Every newspaper in America runs a column on Thanksgiving wine. Understandable. It’s generally a meal with six to ten guests for which people plan at least a week in advance. Moreover it’s largely the same meal in 50 million American homes and restaurants. Pinot Noir, Gewürztraminer, Beaujolais Nouveau, White Zinfandel ~ all the usual suspects get trotted out for one more turn in the spotlight. I mean really… How hard can it be? We are talking about turkey. Not the most challenging match on the planet.
I’ve probably written 30 of those columns. So you’ll forgive me if I choose here to go in a somewhat different direction.
1. Serve a seasonal crab hors d’oeurve. One of the unique highlights of any culinary year in San Francisco is opening of local Dungeness crab season. It occurs in mid-November, usually after some period of financial wrangling between the fishermen and the distributors; thus very close to Thanksgiving. There is no local season during the summer, although frozen crabs still arrive at high prices from Alaska. So Thanksgiving is the first chance in six months to get live crab for about one-third the summer price. Live crab, incidentally, makes a huge difference. Frozen crab meat is mushy. If strands of Dungeness crab muscle get caught in your teeth, such that you need a toothpick after the meal, you know the crab was fresh. Nothing could be more logical in Northern California than to make fresh, live crab part of your family’s traditional Thanksgiving appetizer.
Explore supermarkets in the Asian district of large towns. They will have live Dungeness crabs in aquaria. You can steam the crabs, just as you might a lobster. Then you clean them, and serve chilled at your convenience. I find it easiest for guests to eat if I cut a zipper up each leg with poultry shears. The legs can then be set out by themselves (or with a little melted butter) for guests to sample as they arrive. I take the meat out of the bodies myself. I stir that meat with a small amount of mayonnaise and lemon juice. I spread that mixture on finger-food-sized wedges of sourdough, and heat them under the broiler in the oven.
The perfect wine match with these Thanksgiving crab appetizers is an aged, cold-climate Riesling. An eight- to fifteen-year-old Kabinett or Spätlese from the Mosel Valley in Germany would be my first choice. That might take a little shopping. Query Corti Bros in Sacramento or K&L in San Francisco if you get hung up. Certain California producers have good candidate Rieslings, but you’ll probably have to lay a few bottles away yourself to end up with the aged examples I recommend. Try Madroña in El Dorado County or Greenwood Ridge in Mendocino’s Anderson Valley. What we’re looking for is taut acid balancing a couple percent residual sugar. The acid is refreshing, and the sugar reaches out to the perceived sweetness of the crab. The age factor confers a slight dried fruit character to the aroma of the Riesling. It’s somewhere between apricot and nectarine, but faintly nutty; a good match with the melted butter or the heated bread.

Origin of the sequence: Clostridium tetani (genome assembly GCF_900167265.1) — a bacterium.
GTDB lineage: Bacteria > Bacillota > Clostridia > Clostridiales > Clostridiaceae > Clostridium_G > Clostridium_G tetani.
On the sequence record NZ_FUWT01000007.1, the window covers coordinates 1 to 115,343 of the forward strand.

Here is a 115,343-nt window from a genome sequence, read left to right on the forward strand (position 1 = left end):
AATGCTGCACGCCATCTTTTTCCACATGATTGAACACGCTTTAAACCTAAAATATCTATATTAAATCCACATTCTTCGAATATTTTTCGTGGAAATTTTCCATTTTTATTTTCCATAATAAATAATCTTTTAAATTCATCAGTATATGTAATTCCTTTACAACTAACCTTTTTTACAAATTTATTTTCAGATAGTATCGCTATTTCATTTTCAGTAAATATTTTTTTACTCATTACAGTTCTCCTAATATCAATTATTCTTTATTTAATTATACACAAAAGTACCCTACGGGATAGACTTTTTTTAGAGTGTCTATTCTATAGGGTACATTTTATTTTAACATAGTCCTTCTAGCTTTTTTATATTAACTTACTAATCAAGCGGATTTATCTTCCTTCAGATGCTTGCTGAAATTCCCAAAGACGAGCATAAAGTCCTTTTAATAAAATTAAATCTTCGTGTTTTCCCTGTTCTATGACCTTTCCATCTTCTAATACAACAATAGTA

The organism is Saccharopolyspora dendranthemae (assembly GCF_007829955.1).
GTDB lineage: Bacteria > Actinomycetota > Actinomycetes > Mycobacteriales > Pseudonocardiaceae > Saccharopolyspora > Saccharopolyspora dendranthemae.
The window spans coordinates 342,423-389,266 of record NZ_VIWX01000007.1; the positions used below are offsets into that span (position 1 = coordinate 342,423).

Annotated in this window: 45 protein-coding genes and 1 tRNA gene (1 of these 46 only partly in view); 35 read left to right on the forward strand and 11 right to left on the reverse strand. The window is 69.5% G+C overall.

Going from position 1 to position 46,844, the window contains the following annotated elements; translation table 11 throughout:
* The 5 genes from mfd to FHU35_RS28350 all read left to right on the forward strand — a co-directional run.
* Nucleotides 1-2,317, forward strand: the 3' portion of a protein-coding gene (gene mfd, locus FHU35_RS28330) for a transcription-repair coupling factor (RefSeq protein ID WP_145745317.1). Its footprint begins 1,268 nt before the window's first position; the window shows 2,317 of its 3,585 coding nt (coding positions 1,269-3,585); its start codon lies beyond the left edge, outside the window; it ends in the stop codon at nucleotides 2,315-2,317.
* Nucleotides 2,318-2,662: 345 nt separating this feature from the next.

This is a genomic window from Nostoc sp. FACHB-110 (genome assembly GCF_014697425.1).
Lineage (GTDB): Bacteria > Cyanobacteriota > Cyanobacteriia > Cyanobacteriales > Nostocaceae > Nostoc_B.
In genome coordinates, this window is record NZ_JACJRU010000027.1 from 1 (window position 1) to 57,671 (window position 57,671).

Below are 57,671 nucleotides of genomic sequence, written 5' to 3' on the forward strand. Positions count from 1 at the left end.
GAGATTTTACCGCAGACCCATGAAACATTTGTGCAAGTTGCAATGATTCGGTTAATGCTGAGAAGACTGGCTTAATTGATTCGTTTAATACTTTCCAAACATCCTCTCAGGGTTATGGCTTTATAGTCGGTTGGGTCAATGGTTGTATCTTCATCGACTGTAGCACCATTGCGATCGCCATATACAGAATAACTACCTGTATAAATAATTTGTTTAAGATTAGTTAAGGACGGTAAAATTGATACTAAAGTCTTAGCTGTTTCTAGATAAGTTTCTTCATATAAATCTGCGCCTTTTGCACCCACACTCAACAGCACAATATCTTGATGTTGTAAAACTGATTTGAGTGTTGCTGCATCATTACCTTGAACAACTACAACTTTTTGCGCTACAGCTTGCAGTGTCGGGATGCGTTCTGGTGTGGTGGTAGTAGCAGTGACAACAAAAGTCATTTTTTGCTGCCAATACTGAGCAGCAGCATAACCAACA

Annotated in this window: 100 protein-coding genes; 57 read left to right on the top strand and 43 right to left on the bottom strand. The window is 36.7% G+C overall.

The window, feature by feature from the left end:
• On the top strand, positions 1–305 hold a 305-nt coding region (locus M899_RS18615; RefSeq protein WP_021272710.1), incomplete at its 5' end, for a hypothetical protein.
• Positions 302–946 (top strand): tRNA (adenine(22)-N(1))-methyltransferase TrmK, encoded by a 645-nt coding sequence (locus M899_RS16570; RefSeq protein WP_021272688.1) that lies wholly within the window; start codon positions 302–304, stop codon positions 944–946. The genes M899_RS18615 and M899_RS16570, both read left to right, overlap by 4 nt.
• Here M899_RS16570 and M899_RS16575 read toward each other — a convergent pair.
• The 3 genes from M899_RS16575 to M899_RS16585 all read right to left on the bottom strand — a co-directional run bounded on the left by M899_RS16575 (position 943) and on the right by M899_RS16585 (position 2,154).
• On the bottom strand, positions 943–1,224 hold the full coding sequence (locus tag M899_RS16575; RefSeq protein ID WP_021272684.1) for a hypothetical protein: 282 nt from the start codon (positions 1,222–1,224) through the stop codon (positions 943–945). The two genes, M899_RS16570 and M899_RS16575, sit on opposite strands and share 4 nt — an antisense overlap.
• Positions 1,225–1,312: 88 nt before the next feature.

2. Small adjustment to make a luscious Chardonnay work well. If you do jewel yams (the dark orange ones) with your turkey meal, I suggest serving them on a grilled slice of pineapple. That single maneuver will make them sing with a modestly priced Chardonnay from California’s Central Coast. This is such a good combination that even canned pineapple works, but fresh is better. If grilling on a BBQ seems a bother, just sauté the pineapple with a little butter in a skillet. When you plate the dish, put a generous serving-spoon-load of yams on top of each pineapple slice. Find a Chardonnay from Monterey or from Santa Barbara in the $20 to $25 range. Don’t serve it too cold. What you’re looking for is that rich regional fruitiness. Twenty minutes in the door of the refrigerator will be more than enough chill.
3. Dessert can be very special. Pecan pie with an Australian Liqueur Muscat is a match made in heaven. That doesn’t mean pumpkin pie is disqualified. People will still eat a big piece of pumpkin pie. But 2 oz. of Liqueur Muscat with a square inch or two of pecan pie will be the jewel in your dessert crown. A single half-bottle of Liqueur Muscat is all you will need. Look for brands like Bullers, Chambers, Campbell’s, or even Yalumba. Half-bottle should cost around $15 to $18.
The wine is made in the hot Rutherglen region of northern Victoria, along the Murray River. Muscat de Frontignan grapes get fully ripe, then are slightly fortified in the manner of Port. The wine is aged for many years in wood casks kept in hot warehouses. Water evaporates, concentrating the wine to a caramel or toffee flavor with just a hint of Muscat’s floral fragrance. A tiny amount of treacle-like old wine will have a distinct effect on the nose even when blended with a large quantity of young wine. The result is sweet, but with complexity so intense that residual sugar shrinks into the background. A small serving lasts a long time in one’s glass. And pour it into big glasses, or even into snifters. It really is all about the smell.
4. What are you serving for the rest of the Weekend? Turkey sandwiches can be dramatically invigorated with a little Hoisin sauce. This dark brown paste (Asian food section of any chain supermarket) is made from fermented beans. It has a very high umami taste component, which is a glutamate reaction. That makes your sandwich much more flavorful and savory ~ perfect to match up with a hearty, although not overly alcoholic, red wine. I’m going to suggest a moderately aged Barbaresco. Melt a couple pieces of Gruyere cheese on a slice of light rye bread. Put a little mayo and Hoisin on another slice of light rye. Maybe a little sweet onion, like Walla Walla or Vidalia. Turkey between the two dressed pieces of bread, lettuce as desired, and away you go.
It’s not that you sneer at tradition. You are merely open-minded.